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I noticed a crash in our application, and traced it back to an interesting problem.

I have a UIVIew that is 320x480. It overrides touchesEnded:withEvent: and checks the touch location to do some logic.

The interesting thing is that on ipad (only) we were receiving touch events with an X range from 0 to 320... inclusive. That's the important bit.

How does a view with 320 pixels across have a potential for 321 different touch locations? Is this a known bug? Is there some reason for it?

To replicate this, run your iphone app on an ipad (in the compatibility emulator mode), touch down in a view and slide your finger off one side or the other. You'll receive a touch event with an x value of 0 or 320. You can do this for Y too. I can't replicate this on an iphone.

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By pixels, you really mean points, right? And they're really units of area. The leftmost one goes from 0 to 1. The next one goes from 1 to 2. The 320th one goes from 319 to 320. 0 is the left edge of the leftmost point. 320 is the right edge of the rightmost point. I believe the recorded precision of the touch location is greater than the resolution in points or even pixels. –  Victor Engel May 24 '13 at 21:02
    
Nope, was referring to pixels. I don't believe this logic should be different on iPad vs iPhone regardless. –  DougW May 28 '13 at 16:31
    
You do have a point about the difference between iPad vs. iPhone. I can only take your word for it that there is a difference since I don't have access to an iPhone. –  Victor Engel May 29 '13 at 0:09
    
I just tried out your scenario, and I got point values (not pixel values -- I think you need to refresh in your mind what the difference is -- locations are in points, not pixels) from 0.0 through 320.0 on the iPad. Interesting, in the iPhone simulator, I got values in the range 1.0 to 319.0 for the regular iPhone, and 0.5 to 319.5 for the 3.5 inch and 4 inch versions. But I think the simulator recognizes the edges for its own purposes (or maybe it's OSX) so doesn't accurately reflect behavior of an actual iPhone. The regular iPhone sim. has an image of the device - the others don't. –  Victor Engel May 29 '13 at 0:45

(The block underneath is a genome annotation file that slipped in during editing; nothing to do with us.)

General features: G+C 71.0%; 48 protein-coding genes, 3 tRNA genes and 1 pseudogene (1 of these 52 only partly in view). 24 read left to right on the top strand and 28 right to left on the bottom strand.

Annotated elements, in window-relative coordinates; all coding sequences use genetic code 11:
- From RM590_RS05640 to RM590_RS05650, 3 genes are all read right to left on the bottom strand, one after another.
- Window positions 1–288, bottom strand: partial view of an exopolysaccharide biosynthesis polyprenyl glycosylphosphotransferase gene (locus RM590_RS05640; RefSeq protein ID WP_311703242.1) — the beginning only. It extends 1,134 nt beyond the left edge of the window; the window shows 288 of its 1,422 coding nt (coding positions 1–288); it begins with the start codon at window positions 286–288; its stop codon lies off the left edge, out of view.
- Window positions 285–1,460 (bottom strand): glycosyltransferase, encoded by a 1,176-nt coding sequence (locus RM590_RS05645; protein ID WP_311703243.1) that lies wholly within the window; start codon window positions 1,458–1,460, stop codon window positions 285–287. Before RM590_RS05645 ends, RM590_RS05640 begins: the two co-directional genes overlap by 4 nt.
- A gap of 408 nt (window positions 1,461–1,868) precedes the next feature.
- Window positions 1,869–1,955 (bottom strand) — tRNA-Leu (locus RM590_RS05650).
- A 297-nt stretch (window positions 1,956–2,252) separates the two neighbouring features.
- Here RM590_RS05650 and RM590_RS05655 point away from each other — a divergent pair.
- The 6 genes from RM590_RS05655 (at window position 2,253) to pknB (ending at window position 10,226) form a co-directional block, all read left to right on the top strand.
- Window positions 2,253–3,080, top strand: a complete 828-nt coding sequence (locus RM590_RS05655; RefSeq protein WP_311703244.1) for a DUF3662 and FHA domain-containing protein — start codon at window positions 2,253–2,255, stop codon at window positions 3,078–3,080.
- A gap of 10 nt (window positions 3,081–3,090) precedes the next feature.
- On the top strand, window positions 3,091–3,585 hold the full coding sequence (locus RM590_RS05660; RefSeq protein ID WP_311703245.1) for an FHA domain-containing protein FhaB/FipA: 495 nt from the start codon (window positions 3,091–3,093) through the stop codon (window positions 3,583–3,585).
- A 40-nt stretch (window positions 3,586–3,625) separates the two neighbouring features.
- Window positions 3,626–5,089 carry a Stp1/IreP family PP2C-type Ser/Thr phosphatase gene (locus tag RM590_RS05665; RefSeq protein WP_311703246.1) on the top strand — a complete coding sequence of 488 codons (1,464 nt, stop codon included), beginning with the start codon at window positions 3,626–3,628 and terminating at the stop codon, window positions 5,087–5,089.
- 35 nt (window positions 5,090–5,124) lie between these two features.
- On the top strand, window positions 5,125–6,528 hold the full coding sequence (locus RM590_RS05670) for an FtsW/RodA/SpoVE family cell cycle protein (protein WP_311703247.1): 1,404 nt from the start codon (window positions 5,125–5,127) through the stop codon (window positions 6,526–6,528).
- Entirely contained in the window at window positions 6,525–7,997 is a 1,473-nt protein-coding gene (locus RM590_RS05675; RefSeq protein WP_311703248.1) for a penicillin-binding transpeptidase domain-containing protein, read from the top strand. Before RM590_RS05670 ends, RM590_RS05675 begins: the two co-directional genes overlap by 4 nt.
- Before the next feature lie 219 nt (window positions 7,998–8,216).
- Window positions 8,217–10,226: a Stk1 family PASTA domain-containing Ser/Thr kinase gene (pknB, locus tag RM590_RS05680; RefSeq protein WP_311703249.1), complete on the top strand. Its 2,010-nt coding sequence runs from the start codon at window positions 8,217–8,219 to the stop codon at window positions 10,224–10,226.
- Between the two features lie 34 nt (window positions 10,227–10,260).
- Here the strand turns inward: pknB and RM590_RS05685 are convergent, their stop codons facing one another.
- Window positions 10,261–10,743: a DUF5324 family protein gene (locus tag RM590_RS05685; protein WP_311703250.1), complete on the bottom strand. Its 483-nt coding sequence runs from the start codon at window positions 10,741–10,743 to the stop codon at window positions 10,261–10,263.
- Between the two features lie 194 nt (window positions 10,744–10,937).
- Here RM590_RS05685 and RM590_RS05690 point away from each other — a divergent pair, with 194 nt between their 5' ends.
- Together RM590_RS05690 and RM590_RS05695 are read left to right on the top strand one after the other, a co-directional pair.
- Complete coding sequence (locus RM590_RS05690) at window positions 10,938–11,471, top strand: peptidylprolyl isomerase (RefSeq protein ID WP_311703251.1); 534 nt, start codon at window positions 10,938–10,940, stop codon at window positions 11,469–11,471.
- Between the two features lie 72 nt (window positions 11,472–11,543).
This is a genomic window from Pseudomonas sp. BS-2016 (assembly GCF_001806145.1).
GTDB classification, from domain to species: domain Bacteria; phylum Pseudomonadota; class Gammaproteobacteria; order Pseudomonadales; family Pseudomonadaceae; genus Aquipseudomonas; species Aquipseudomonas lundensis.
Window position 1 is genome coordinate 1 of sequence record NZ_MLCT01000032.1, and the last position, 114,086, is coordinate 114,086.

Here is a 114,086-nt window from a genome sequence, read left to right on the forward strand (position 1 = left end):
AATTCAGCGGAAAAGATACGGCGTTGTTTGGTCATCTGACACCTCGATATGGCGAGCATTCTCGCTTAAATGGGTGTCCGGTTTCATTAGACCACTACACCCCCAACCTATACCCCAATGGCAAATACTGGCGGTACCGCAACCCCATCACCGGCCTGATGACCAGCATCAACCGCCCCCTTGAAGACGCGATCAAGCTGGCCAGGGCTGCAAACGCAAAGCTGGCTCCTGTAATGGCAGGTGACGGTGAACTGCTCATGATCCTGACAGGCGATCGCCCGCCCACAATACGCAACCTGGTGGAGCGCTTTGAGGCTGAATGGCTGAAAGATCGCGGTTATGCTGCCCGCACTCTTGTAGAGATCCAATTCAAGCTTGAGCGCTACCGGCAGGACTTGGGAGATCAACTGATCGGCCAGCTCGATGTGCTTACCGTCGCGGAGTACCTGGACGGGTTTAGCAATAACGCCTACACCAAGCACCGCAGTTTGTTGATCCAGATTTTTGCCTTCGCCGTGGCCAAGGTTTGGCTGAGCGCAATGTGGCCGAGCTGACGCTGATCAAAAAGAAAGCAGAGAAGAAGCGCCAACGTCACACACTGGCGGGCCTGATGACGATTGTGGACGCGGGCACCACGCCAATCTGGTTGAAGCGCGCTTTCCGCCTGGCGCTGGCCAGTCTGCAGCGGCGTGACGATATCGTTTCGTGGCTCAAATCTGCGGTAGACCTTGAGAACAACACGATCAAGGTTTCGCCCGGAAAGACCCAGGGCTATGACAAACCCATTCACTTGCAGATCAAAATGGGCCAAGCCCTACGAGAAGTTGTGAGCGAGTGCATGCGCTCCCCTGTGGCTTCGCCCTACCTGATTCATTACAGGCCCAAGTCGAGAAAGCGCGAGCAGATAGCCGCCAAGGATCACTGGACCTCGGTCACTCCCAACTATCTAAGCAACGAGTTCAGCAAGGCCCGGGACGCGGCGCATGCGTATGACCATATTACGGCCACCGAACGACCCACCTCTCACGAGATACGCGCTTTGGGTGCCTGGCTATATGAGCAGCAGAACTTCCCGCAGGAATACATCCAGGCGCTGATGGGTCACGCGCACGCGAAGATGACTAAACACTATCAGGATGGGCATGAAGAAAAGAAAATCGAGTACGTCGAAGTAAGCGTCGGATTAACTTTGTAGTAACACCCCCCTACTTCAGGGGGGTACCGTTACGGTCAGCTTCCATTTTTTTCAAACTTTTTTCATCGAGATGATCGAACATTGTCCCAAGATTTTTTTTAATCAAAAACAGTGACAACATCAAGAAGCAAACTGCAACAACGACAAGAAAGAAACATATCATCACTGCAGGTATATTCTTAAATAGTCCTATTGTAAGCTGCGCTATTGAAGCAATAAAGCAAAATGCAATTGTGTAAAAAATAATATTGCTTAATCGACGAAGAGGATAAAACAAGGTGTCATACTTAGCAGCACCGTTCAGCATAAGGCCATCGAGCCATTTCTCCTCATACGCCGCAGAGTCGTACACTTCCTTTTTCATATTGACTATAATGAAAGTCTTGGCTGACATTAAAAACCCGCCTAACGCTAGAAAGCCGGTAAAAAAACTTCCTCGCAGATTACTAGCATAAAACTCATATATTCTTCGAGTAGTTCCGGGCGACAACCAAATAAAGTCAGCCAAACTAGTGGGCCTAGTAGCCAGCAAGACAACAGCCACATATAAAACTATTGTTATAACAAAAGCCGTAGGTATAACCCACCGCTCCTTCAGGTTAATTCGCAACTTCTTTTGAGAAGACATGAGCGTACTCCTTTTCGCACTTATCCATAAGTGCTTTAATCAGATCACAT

The pixel thing isn't relevant to the question. I just said it in one place and it's accurate--the view I had was 320 pixels wide on both devices. As for what you're seeing on the simulator; this question is over 2 years old now, and it's pretty likely that behavior has changed. I think it's worth leaving around as a record in case someone comes across the bug, but I wouldn't expect to reproduce it in new iOS versions. –  DougW May 29 '13 at 1:04

1 Answer 1

up vote 1 down vote accepted

A touch on a capacitive touch display isn't physically a single pixel, more likely a fuzzy noisy blob with only a probable location and diameter. So this could be a result of some post processing adjustments between the analog measurements and the event handler.

Or this could also just be a bug. Go ahead and report it to Apple.

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I mean yes, I understand that the physical hardware has to collect an abstract set of stimuli, and somehow interpret that as a pixel location. But those details should be long gone by the time it reaches the abstraction layer we're concerned with. Unless that mapping is well defined a "touch" is kinda meaningless. And yeah you're right, I would report it, but I just stopped reporting stuff to apple because they just default ask you to write them a sample application regardless of the problem. Wish I had that kinda time on my hands. –  DougW May 24 '11 at 19:43

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